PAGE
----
In evaluating digital projects, the focus for many cultural institutions has been on quantitative methods, using defined metrics to identify and measure impact, value, and success. Continued efforts to develop standardised frameworks and tools, such as aggregate influence scores and dashboard templates, has meant that this is increasingly viewed as quick, broadly applicable, and easily understood. However, there remains dispute over whether this form of measurement, which places numbers and statistics above more subjective, qualitative response, is too reductive. This, in turn, prompts questions for us when evaluating our digital projects:
• What are we actually measuring, and what are the numbers really telling us?
• Why might these results be significant and privileged over other forms of insight?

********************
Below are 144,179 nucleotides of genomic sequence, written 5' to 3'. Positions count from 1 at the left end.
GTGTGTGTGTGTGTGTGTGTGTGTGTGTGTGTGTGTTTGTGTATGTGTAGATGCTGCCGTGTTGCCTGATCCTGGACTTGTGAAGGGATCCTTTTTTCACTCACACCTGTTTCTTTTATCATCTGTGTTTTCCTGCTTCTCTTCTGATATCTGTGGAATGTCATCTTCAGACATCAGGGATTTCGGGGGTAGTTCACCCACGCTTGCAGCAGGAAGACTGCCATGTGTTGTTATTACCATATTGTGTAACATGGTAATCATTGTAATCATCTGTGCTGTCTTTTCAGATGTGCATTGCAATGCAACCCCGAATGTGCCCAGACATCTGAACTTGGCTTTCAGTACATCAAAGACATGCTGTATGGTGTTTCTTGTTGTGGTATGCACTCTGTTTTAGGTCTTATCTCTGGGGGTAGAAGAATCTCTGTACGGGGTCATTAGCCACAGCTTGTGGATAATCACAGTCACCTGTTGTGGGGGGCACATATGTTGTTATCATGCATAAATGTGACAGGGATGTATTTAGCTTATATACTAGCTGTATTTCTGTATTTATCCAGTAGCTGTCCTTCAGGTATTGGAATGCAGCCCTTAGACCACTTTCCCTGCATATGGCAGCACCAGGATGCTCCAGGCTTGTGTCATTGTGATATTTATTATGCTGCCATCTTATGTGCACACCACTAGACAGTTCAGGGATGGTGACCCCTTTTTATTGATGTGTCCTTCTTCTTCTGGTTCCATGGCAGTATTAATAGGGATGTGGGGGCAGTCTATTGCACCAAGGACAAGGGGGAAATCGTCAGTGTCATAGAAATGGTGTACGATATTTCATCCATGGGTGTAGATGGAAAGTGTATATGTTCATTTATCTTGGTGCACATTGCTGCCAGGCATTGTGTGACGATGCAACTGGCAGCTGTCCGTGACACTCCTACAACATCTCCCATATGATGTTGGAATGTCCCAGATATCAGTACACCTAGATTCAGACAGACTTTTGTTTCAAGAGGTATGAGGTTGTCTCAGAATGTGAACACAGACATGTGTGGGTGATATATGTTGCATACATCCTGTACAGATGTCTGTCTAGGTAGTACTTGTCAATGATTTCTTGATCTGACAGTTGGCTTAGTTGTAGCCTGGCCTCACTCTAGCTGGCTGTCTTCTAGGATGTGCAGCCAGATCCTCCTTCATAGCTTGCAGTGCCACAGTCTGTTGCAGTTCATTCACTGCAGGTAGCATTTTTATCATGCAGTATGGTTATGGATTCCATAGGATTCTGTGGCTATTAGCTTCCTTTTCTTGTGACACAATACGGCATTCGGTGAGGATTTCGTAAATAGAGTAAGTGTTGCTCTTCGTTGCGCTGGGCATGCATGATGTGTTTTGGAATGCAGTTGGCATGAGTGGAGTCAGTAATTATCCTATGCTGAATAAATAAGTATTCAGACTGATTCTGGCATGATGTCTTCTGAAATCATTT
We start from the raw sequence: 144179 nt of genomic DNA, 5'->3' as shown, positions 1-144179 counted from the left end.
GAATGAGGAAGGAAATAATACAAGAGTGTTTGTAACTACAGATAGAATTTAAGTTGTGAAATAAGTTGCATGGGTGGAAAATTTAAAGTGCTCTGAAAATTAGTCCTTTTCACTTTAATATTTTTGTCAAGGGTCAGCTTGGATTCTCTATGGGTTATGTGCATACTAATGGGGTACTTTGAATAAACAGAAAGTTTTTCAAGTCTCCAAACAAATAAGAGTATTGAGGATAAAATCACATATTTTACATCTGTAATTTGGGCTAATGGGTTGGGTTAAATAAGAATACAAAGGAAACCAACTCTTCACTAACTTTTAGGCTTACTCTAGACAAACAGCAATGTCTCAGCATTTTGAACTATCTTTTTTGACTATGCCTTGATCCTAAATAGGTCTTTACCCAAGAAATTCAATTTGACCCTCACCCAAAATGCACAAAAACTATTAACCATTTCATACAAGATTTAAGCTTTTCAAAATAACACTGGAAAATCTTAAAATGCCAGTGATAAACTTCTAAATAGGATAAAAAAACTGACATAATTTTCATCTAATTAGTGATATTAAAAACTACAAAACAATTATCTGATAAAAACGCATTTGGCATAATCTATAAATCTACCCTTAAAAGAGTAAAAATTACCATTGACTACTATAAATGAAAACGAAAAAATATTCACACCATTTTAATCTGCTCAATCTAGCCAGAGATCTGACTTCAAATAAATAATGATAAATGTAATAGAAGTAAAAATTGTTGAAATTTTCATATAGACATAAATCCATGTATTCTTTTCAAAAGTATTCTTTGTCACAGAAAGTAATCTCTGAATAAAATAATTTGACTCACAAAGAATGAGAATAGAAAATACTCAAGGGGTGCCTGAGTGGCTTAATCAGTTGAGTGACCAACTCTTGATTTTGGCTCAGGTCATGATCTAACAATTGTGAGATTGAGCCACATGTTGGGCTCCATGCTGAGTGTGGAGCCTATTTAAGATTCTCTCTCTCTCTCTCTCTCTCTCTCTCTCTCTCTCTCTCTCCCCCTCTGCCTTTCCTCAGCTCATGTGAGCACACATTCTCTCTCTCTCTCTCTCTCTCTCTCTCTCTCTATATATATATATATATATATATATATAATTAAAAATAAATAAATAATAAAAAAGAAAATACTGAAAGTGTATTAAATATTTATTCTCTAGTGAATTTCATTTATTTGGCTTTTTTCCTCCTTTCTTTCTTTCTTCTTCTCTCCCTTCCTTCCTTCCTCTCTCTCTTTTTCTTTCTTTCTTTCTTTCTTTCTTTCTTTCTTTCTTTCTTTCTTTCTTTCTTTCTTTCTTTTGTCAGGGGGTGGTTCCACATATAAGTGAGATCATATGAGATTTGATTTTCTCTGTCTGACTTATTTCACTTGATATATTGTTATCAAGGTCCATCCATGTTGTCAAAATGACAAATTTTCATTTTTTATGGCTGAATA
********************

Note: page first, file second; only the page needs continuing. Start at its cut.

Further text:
• Are we at risk of oversimplifying and narrowing evaluation processes for digital projects because of the abundance and relative ease of digital evaluation tools?
While recognising the value of Web analytics, we have sought to engage with the above questions when designing evaluation of digital projects at Wellcome Library. Drawing from Simon Tanner's Balanced Value Impact model, we explore iterative approaches to evaluation through agile frameworks, which can be adapted to allow for changing priorities and iterated for the needs of different digital projects. Through a multimodal approach, we aim to combine rigorous data analysis with qualitative methods to reveal emergent patterns and behaviour, in order to better understand the often complex relationships our users have with our digital offer.
This approach has generated rich, nuanced data, giving greater understanding of our audiences and clear pathways to improve our digital services. Though it remains in tension with many institutions' reporting requirements, it is an approach that is lively with possibility and accommodates the continual evolution and range of response in users’ experiences.